b) Then presence in the diocese. In the homily in the Chrism Mass this year I said that Pastors must have “the odour of sheep”. Be Pastors with the odour of the sheep, present in your people’s midst like Jesus, the Good Shepherd. Your presence is not secondary, it is indispensable. Presence! The people themselves who want to see their bishop walk with them and be near them ask it of you. They need his presence in order to live and breathe! Do not close yourselves in! Go down among your faithful, even into the margins of your dioceses and into all those “peripheries of existence” where there is suffering, loneliness and human degradation. A pastoral presence means walking with the People of God, walking in front of them, showing them the way, showing them the path; walking in their midst, to strengthen them in unity; walking behind them, to make sure no one gets left behind but especially, never to lose the scent of the People of God in order to find new roads. A bishop who lives among his faithful has his ears open to listen to “what the Spirit says to the churches” (Rev 2:7), and to the “voice of the sheep”, also through those diocesan institutions whose task it is to advise the bishop, promoting a loyal and constructive dialogue. It is impossible to think of a bishop who did not have these diocesan institutions: a presbyteral council, consultors, a pastoral council, a council for financial matters. This means really being with the people. This pastoral presence will enable you to be thoroughly acquainted with the culture, customs and mores of the area, the wealth of holiness that is present there. Immerse yourselves in your own flock!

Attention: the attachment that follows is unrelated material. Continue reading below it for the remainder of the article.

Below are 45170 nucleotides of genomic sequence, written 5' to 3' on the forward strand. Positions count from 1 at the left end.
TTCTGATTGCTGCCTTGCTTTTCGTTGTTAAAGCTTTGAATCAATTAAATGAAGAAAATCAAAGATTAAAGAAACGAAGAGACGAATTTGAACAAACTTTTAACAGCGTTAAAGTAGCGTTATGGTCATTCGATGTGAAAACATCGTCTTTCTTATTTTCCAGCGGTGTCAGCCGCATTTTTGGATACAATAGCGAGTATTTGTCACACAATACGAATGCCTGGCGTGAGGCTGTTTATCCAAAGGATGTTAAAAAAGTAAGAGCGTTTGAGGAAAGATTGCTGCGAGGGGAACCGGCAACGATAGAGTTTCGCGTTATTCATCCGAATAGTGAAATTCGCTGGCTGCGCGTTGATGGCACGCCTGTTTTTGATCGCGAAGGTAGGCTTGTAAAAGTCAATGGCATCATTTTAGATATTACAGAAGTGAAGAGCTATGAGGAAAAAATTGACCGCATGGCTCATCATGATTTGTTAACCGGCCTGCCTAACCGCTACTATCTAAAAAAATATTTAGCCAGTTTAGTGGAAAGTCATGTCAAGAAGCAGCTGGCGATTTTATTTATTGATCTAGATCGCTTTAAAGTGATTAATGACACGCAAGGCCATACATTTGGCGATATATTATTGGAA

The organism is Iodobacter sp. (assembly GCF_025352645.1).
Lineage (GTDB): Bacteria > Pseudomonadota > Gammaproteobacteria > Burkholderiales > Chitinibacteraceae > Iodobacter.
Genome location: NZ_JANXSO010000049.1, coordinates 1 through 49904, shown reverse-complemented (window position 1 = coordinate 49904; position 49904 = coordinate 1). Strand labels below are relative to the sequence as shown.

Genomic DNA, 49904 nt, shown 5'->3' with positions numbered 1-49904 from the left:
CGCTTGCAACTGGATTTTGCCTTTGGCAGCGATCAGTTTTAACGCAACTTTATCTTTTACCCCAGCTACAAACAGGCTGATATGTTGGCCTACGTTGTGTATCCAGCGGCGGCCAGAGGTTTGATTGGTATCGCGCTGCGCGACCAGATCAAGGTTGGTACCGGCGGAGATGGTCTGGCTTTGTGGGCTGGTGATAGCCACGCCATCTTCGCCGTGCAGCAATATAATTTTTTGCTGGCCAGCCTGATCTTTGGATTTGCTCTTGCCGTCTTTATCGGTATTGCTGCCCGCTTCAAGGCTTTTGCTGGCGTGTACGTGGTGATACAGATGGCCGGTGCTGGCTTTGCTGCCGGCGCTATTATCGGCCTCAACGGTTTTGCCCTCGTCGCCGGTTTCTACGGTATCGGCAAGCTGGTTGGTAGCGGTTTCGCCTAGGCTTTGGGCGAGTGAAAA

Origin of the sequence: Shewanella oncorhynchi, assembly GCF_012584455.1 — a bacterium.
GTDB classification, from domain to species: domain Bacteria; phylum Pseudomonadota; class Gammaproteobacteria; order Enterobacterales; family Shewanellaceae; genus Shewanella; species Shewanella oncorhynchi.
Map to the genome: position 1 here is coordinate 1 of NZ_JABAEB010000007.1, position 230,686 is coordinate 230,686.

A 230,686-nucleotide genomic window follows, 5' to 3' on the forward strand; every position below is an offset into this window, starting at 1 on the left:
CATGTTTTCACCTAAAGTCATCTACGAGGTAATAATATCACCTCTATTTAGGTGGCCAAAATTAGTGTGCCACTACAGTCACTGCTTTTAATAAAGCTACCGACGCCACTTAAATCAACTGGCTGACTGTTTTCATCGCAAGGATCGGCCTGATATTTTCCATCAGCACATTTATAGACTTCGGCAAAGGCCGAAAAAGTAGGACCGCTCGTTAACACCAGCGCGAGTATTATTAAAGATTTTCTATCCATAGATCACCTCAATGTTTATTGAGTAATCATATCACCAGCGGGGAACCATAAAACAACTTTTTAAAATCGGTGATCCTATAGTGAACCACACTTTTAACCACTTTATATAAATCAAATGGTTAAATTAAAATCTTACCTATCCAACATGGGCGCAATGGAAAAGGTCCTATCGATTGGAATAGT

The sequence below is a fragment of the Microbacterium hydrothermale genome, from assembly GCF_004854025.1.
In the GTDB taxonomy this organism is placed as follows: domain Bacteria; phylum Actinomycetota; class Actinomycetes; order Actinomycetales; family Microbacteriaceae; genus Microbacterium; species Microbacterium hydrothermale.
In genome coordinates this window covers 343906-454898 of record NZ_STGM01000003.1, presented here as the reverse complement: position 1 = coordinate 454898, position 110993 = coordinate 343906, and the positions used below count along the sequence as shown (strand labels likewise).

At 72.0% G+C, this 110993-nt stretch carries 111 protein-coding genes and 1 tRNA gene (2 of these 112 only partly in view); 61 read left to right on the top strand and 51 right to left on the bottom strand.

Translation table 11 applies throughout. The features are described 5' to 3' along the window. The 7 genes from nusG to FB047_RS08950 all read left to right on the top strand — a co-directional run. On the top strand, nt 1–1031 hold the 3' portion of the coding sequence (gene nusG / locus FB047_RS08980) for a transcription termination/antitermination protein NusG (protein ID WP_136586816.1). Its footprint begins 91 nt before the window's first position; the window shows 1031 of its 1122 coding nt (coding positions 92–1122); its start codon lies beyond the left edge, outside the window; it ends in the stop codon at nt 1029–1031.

c) And here I would like to add: let your style of service to the flock be that of humility, I would say even of austerity and essentiality. Please, we pastors are not men with the “psychology of princes” — please — ambitious men who are bridegrooms of this Church while awaiting another which is more beautiful, wealthier. But this is a scandal! If a penitent arrives and says to you: “I am married, I live with my wife, but I am always looking at that woman who is more beautiful than mine: is this a sin, Father?”. The Gospel says: it is a sin of adultery. Is there a “spiritual adultery?”. I don’t know, think about it. Do not wait for another more beautiful, more important or richer. Be careful not to slip into the spirit of careerism! That really is a form of cancer! It is not only with words but also and above all with a practical witness in our life that we are teachers and educators of our people. The proclamation of faith requires us to live out what we teach. Mission and life are inseparable (cf. John Paul II, Pastores Gregis, n. 31). This is a question we should ask ourselves every day: do I practise what I preach?